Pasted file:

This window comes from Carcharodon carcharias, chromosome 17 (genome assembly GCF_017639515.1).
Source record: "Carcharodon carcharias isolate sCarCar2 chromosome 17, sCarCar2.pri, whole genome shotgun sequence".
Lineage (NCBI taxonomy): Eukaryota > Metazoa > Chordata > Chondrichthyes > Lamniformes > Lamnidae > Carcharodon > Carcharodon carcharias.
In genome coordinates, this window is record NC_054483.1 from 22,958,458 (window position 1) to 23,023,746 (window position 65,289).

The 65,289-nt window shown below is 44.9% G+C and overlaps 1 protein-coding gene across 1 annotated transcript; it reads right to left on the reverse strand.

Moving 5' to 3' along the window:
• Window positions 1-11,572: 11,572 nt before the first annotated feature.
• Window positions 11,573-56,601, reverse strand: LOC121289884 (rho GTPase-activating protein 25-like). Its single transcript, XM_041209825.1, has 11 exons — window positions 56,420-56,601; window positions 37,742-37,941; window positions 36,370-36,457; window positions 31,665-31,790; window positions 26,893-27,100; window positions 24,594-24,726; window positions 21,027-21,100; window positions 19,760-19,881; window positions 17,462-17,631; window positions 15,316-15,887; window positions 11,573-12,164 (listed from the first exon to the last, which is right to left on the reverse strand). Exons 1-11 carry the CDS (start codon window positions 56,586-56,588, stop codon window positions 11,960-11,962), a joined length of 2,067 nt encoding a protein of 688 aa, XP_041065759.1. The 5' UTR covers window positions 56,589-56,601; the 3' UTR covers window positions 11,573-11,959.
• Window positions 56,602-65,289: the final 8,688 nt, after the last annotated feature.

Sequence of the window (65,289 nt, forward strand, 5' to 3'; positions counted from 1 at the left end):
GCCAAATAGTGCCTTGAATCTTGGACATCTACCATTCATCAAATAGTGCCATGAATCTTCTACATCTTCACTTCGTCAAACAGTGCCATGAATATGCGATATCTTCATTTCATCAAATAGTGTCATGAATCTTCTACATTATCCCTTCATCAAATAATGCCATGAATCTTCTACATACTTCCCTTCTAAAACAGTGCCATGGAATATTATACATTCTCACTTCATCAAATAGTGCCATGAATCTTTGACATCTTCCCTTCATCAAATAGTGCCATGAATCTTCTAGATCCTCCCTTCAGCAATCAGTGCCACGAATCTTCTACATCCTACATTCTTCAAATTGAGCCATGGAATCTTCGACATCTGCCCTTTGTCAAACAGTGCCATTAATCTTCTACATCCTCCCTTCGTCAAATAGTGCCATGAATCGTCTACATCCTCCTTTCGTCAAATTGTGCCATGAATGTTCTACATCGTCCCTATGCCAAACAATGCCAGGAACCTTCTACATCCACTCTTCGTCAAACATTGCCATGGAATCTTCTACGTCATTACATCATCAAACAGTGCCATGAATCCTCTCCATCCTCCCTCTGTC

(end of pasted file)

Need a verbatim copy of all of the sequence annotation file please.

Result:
This window comes from Carcharodon carcharias, chromosome 17 (genome assembly GCF_017639515.1).
Source record: "Carcharodon carcharias isolate sCarCar2 chromosome 17, sCarCar2.pri, whole genome shotgun sequence".
Lineage (NCBI taxonomy): Eukaryota > Metazoa > Chordata > Chondrichthyes > Lamniformes > Lamnidae > Carcharodon > Carcharodon carcharias.
In genome coordinates, this window is record NC_054483.1 from 22,958,458 (window position 1) to 23,023,746 (window position 65,289).

The 65,289-nt window shown below is 44.9% G+C and overlaps 1 protein-coding gene across 1 annotated transcript; it reads right to left on the reverse strand.

Moving 5' to 3' along the window:
• Window positions 1-11,572: 11,572 nt before the first annotated feature.
• Window positions 11,573-56,601, reverse strand: LOC121289884 (rho GTPase-activating protein 25-like). Its single transcript, XM_041209825.1, has 11 exons — window positions 56,420-56,601; window positions 37,742-37,941; window positions 36,370-36,457; window positions 31,665-31,790; window positions 26,893-27,100; window positions 24,594-24,726; window positions 21,027-21,100; window positions 19,760-19,881; window positions 17,462-17,631; window positions 15,316-15,887; window positions 11,573-12,164 (listed from the first exon to the last, which is right to left on the reverse strand). Exons 1-11 carry the CDS (start codon window positions 56,586-56,588, stop codon window positions 11,960-11,962), a joined length of 2,067 nt encoding a protein of 688 aa, XP_041065759.1. The 5' UTR covers window positions 56,589-56,601; the 3' UTR covers window positions 11,573-11,959.
• Window positions 56,602-65,289: the final 8,688 nt, after the last annotated feature.

Sequence of the window (65,289 nt, forward strand, 5' to 3'; positions counted from 1 at the left end):
GCCAAATAGTGCCTTGAATCTTGGACATCTACCATTCATCAAATAGTGCCATGAATCTTCTACATCTTCACTTCGTCAAACAGTGCCATGAATATGCGATATCTTCATTTCATCAAATAGTGTCATGAATCTTCTACATTATCCCTTCATCAAATAATGCCATGAATCTTCTACATACTTCCCTTCTAAAACAGTGCCATGGAATATTATACATTCTCACTTCATCAAATAGTGCCATGAATCTTTGACATCTTCCCTTCATCAAATAGTGCCATGAATCTTCTAGATCCTCCCTTCAGCAATCAGTGCCACGAATCTTCTACATCCTACATTCTTCAAATTGAGCCATGGAATCTTCGACATCTGCCCTTTGTCAAACAGTGCCATTAATCTTCTACATCCTCCCTTCGTCAAATAGTGCCATGAATCGTCTACATCCTCCTTTCGTCAAATTGTGCCATGAATGTTCTACATCGTCCCTATGCCAAACAATGCCAGGAACCTTCTACATCCACTCTTCGTCAAACATTGCCATGGAATCTTCTACGTCATTACATCATCAAACAGTGCCATGAATCCTCTCCATCCTCCCTCTGTC